Phase-change memory is still in its nascent stages today, more than 50 years after its invention. In his 1969 dissertation, Charles Sie of the Iowa State University explained that a phase change memory device would be "feasible" by integrating chalcogenide film with a diode array. However, some work had been done prior to that by Stanford Ovshinsky at Energy Conversion Devices who believed that the properties of chalcogenide glasses could be used as a potential memory technology. Intel co-founder Gordon Moore also published a paper describing phase-change memory in 1970. Today, the opportunity in PRAM is mainly pursued by Samsung.

11. 1970: The First DRAMs - Computer Memory

The first known DRAM chip ever developed was a 256-bit device created by Lee Boysel at Fairchild Semiconductor in 1968. Boysel later went on to found Four Phase Systems in 1969 and developed 1,024-bit and 2,048-bit DRAMs. Intel released the 1103, the industry's first mass-produced DRAM device, in 1970. The 1,024 bit chip was massively successful and turned into the world's best-selling semiconductor chip by 1972. In that year, Intel already had more than 1,000 employees and revenue of more than $23 million. HP's 9800 was the first commercially available computer that integrated the 1103. IBM followed and used it in the System 370/158.

The 1103 is remembered as the magnetic core memory killer and suddenly offered the industry an opportunity to store vast amounts of information on a single chip. DRAM began overtaking magnetic core memory in the second half of the 1970s.

12. 1971: Erasable Programmable Read Only Memory (EPROM)

The first EPROM (sometimes also referred to as EROM) was invented by Dov Frohman of Intel in 1971 (patent #3,660,819). The first produced device was the i1701 with an 8x256-bit structure and a total capacity of 2,048 bits. An EPROM is a non-volatile memory device, i.e. a memory that retains its content even when the connected power is switched off. The technology uses arrays of floating-gate transistors that can be individually programmed. Data is erased via exposure to an ultraviolet light source. In 1978, George Perlegos at Intel developed the Intel 2816, the first EEPROM (Electrically Erasable Programmable Read Only Memory), which used the foundation of EPROMs, but leveraged a thin gate oxide layer to enable deletion without the need of an ultraviolet light source.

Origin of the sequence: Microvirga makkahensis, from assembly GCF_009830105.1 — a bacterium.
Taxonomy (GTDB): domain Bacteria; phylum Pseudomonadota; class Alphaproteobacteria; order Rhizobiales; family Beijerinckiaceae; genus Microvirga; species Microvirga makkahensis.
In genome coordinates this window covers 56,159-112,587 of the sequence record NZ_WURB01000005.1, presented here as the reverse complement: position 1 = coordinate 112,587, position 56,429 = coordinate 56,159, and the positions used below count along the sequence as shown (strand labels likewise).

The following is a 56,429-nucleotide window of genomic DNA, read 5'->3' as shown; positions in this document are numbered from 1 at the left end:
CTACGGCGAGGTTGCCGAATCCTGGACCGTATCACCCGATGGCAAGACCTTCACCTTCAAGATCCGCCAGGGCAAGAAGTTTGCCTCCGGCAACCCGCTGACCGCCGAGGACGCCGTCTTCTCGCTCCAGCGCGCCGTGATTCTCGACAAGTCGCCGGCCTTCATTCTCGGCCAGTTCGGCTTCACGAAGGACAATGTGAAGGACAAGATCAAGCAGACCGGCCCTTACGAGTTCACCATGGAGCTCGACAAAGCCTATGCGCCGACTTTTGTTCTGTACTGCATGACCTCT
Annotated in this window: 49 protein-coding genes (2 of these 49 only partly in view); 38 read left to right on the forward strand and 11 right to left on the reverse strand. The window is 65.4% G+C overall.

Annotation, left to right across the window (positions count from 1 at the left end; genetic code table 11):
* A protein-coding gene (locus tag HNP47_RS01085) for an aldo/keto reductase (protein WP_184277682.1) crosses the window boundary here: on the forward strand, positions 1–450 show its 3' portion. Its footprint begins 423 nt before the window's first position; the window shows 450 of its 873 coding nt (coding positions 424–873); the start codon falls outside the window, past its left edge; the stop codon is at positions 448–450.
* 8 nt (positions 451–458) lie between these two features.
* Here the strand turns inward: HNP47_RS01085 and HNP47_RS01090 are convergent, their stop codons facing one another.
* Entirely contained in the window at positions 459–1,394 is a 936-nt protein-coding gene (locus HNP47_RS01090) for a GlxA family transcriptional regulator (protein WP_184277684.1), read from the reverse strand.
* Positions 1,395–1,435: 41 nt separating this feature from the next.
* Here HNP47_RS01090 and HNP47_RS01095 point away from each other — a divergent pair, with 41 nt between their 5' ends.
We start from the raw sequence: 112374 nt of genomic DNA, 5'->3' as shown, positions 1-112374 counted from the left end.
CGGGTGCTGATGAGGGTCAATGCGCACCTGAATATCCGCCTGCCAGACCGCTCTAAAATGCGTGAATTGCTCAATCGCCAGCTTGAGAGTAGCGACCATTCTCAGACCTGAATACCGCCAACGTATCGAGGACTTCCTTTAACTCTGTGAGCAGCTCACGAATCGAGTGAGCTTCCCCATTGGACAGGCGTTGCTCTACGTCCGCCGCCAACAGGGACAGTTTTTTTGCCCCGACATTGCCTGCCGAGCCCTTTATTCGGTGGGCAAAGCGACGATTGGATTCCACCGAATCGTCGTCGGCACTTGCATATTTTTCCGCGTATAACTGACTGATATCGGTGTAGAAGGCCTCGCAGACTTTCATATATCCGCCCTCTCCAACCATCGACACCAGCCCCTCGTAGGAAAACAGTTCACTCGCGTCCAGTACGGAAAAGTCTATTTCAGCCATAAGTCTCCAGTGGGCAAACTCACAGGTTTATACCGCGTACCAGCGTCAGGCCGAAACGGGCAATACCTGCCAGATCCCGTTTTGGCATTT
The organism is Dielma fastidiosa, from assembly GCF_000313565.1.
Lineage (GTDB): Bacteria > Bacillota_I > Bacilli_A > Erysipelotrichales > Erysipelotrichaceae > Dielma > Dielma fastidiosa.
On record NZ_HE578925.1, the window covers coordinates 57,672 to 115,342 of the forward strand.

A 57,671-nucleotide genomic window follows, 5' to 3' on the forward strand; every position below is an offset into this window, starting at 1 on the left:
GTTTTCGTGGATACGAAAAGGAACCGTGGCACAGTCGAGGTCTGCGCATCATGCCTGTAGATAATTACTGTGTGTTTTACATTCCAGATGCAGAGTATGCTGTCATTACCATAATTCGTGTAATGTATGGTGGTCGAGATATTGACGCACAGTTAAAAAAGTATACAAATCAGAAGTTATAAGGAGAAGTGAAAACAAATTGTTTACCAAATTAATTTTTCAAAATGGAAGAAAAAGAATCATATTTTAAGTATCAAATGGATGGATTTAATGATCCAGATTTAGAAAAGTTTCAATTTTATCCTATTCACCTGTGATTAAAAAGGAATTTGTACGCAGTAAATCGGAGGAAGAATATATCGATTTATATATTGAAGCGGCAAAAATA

13. 1984: Flash - Computer Memory

Toshiba's Fujio Masuoka invented Flash sometime in the early 1980s. Most sources today point at the 1984 Integrated Electronics Devices Meeting at which Masuoka discussed and detailed flash (NOR and NAND) for the first time and is credited with the invention of both NOR and NAND Flash.

The first widely known Flash memory device was produced by Intel in 1988. The 256 KB chip came in the size of a shoebox. Of course, Flash is used today in virtually any mass storage solution ranging from chips in our phones, USB sticks, and SSDs. What is most remarkable about the technology is how far Flash has scaled. In the early 2000s, there were discussions when the technology would be replaced, potentially by Ovonics Unified memory (OUM), nanocrystals, MRAM, FeRAM, PFRAM, PCRAM, or Nanotube RAM (NRAM). So far, Flash is still going strong and it will not be replaced anytime soon.

14. 1989: MRAM - Computer Memory

As an exotic and very specialized memory technology today, MRAM is not believed to become a successor to Flash anymore. First steps in developing MRAM devices were made by IBM in 1989 and throughout the 1990s, when the company discovered the "giant magnetoresistive" effect in thin-film structures. In 2000, IBM created a joint-venture with Infineon to bring MRAM into production, which resulted in a 128 Kbit MRAM chip built in 180 nm. Until today, MRAM is still waiting for its mainstream breakthrough, but has found customers in smart cards, cell base stations, as well as aerospace and military scenarios.

15. 1993: Synchronous DRAM - Computer Memory

The general idea of SDRAM was described in the 1970s, shortly after the mass-production of DRAMs was initiated. However, the device considered to be the inflection point for SDRAM, the basic technology we use for RAMs in our computers today, was the development of the Samsung KM48SL2000 in 1993 (original press release here). It was the first compelling SDRAM device that helped replace all other DRAMs in computers by about 2000. The device achieved 100 MHz speeds in a JEDEC standardized PC100 configuration. Other types of SDRAM included PC66 on the low-end and PC133 on the high-end.

16. 1996: Double Data Rate (DDR) SDRAM

As a successor to SDRAM, the DDR SDRAM standard was developed at JEDEC between 1996 and 2000. DDR (1) debuted at bus clocks and internal speeds of 133, 166 and 200 MHz and version numbers DDR-266, DDR-333 and DDR-400. The first DDR SDRAM specification was released in June 2000. DDR memory devices are not backwards compatible with SDRAM.

The second generation, DDR2, followed in 2003 and was available with clock rates of 200, 266, 333, 400 and 533 MHz (DDR2-400, DDR2-533, DDR2-667, DDR2-800, DDR2-1066). The current generation DDR3 was generally released in 2006 and is available in400, 533, 667 and 800 MHz versions (DDR3-800, DDR3-1066, DDR3-1333 and DDR3-1600). DDR4 devices are currently expected to be released in 2014.

17. 1999: Rambus DRAM (RDRAM) - Computer Memory

RDRAM or DRDRAM (Direct Rambus DRAM) is a type of synchronous dynamic RAM and is the most famous example of a failed attempt to replace SDRAM. It was developed in the late 1990s by Rambus and was intended to  launch in concert with Intel's Pentium 4 processor. Intel threw its weight behind the technology and invested $300 million in Samsung's production capacity to support the launch of the Pentium 4 in 2000. The main advantage of rambus memory was greater bandwidth than SDRAM and the surfacing DDR SDRAM. Intel canceled the effort and limited Rambus support to a few server and workstation-targeted platforms due to industry opposition. Rambus memory was expensive to produce in part caused by high licensing fees.Rambus exhibited hostile behavior when it sued its potential customers over IP infringements in the SDRAM and DDR space. The use of Rambus memory was later briefly discussed for graphic cards, but remained limited to some server, and networking devices, as well as core memory technology in Sony's PS3 game console.